Could biometrics increase security and safety of clinical laboratory patient identification and specimen tracking processes as well?
Positive patient identification is a common problem for all healthcare providers, including medical laboratories. That is why there is strong interest in developing technologies that use biometric data to identify patients. The challenge has been to find a biometric solution that has acceptable accuracy and can make the positive identification in a speedy fashion, particularly when the patient presents for service or to provide a clinical laboratory specimen.
One Canadian company believes it has a biometrics-based solution almost ready to bring to market. AceAge, Inc., a Canadian healthcare technology company, recently added facial recognition software to their Karie at-home medication dispensing appliance, according to Biometric Update. The Ver-ID facial recognition authentication application they chose was developed by Ontario-based Applied Recognition, Inc.
The new Karie automated solution, is expected to launch later this year. Developers anticipate that the facial recognition feature also could be of value to researchers in late-stage clinical trials, where documentation of medication adherence is critical.
How Does Facial Recognition Software Work?
According to Applied Recognition, Ver-ID uses an algorithm that is more than 99% accurate in detecting and recognizing faces. Here’s how it works:
- A patient registers his or her face using the camera on a mobile device or camera-enabled computer;
- The patented Ver-ID algorithm matches 75 points and creates a “facial print” or “signature,” capturing unique features;
- Then, as the person uses their mobile device or computer, the facial signature is authenticated against the registered signature to control access to the app or device.
AceAge’s Karie device would authenticate the patient’s facial image against a stored facial signature in the same manner.
Fingerprint Readers Give People Identity, Care Access in Africa
Danny Thakkar, co-founder of Bayometric of San Jose, Calif., a global provider of fingerprint scanners and biometric software, says biometrics improves patient identification and is faster and more reliable than manual identification of patient records in a master patient index.
“The process of patient enrollment and admission becomes fast and hassle-free as a simple biometric scan is all it takes to identify and admit a patient,” Thakkar noted in a blog post.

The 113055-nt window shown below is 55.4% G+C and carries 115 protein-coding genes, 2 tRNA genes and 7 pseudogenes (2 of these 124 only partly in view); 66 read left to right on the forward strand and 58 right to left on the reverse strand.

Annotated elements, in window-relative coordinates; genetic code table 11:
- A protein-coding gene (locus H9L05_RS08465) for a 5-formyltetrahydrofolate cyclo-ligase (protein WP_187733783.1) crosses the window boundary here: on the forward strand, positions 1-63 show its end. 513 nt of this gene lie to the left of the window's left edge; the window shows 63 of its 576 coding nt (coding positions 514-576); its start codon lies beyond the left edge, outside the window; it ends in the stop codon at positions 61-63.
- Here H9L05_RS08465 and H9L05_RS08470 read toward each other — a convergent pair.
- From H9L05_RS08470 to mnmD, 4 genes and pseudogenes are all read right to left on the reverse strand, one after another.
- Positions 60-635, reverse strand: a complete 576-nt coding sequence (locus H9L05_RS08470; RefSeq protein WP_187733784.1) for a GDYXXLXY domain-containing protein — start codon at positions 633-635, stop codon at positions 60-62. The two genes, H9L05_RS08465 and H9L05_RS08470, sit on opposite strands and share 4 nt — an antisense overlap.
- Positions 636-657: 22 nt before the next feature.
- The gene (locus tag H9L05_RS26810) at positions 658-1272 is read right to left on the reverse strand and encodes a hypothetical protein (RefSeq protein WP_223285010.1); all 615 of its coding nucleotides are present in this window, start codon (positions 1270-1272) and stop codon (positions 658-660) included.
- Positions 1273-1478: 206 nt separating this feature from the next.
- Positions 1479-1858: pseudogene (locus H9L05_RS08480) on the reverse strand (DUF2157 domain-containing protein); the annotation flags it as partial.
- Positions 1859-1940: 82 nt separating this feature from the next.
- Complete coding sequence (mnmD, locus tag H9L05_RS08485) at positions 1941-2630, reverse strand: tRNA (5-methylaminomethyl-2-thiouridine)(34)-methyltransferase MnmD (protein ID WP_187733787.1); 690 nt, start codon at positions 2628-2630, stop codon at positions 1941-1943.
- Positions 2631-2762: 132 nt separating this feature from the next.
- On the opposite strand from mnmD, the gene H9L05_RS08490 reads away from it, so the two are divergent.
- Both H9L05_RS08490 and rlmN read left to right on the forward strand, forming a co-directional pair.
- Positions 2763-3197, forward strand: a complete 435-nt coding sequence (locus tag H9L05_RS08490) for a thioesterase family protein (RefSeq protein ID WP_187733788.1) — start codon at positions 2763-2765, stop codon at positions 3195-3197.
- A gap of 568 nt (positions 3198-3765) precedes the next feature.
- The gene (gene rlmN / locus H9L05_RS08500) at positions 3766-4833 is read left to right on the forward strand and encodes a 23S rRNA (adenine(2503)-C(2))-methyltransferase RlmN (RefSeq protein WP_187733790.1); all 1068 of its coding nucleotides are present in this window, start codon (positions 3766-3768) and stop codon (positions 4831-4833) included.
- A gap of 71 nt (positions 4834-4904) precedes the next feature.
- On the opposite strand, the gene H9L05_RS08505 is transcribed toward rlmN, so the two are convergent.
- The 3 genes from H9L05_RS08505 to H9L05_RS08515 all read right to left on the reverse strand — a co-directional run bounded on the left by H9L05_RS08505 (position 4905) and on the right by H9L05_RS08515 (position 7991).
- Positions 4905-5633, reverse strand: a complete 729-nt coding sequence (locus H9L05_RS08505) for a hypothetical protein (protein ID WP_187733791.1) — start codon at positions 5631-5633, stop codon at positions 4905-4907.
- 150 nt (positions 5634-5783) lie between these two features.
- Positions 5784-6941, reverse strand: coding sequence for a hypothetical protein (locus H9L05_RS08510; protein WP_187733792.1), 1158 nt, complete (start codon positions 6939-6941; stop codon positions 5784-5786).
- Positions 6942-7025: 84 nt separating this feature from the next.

In fact, biometrics technology has made it possible for residents of developing countries, without driver licenses or credit cards, to secure identity and access to healthcare services, according CNN.
COHESU, a Kenyan community health charity, is reportedly working with Simprints, a nonprofit technology company in the UK that makes fingerprint scanners for mobile platforms and charities worldwide, to implement biometrics for patient identification.
After having their fingerprints registered by the Simprints biometric scanner, Kenyan patients receive a unique identifier that can be matched to their healthcare records. Caregivers use mobile apps to access their patients’ health records and review or update them, CNN reported.
“Biometrics as a technology has completely changed our way of thinking. Without it, they would probably stay at home and accept their fate,” Nicholas Mwaura, a systems and database administrator with COHESU told CNN.
Hospitals Have Outdated Patient ID Methods, Says HealthsystemCIO Survey
Meanwhile, 42% of hospital CIOs acknowledged in an Imprivata/HealthsystemCIO.com survey that patient matching is a top priority at their organizations, according to a news release. Another 24% of CIOs surveyed said patient matching is not a priority, but it should be.
“Many hospitals still rely on methods that do not guarantee accurate patient identification, such as a person’s date of birth or a health insurance card. By implementing a registration solution—such as biometric identification technology—that accurately identifies patients and matches them with their correct EMPI (enterprise master patient index) and EHR (electronic health record) records, hospitals can reduce the very real risks highlighted in this survey,” Sean Kelly, MD, Imprivata’s Chief Medical Officer, told EHR Intelligence.
Clinical laboratory leaders already use processes and software to identify patients and match them with records and specimens. In the near future, biometric facial recognition might provide additional patient identification, safety, and medical laboratory security.
—Donna Marie Pocius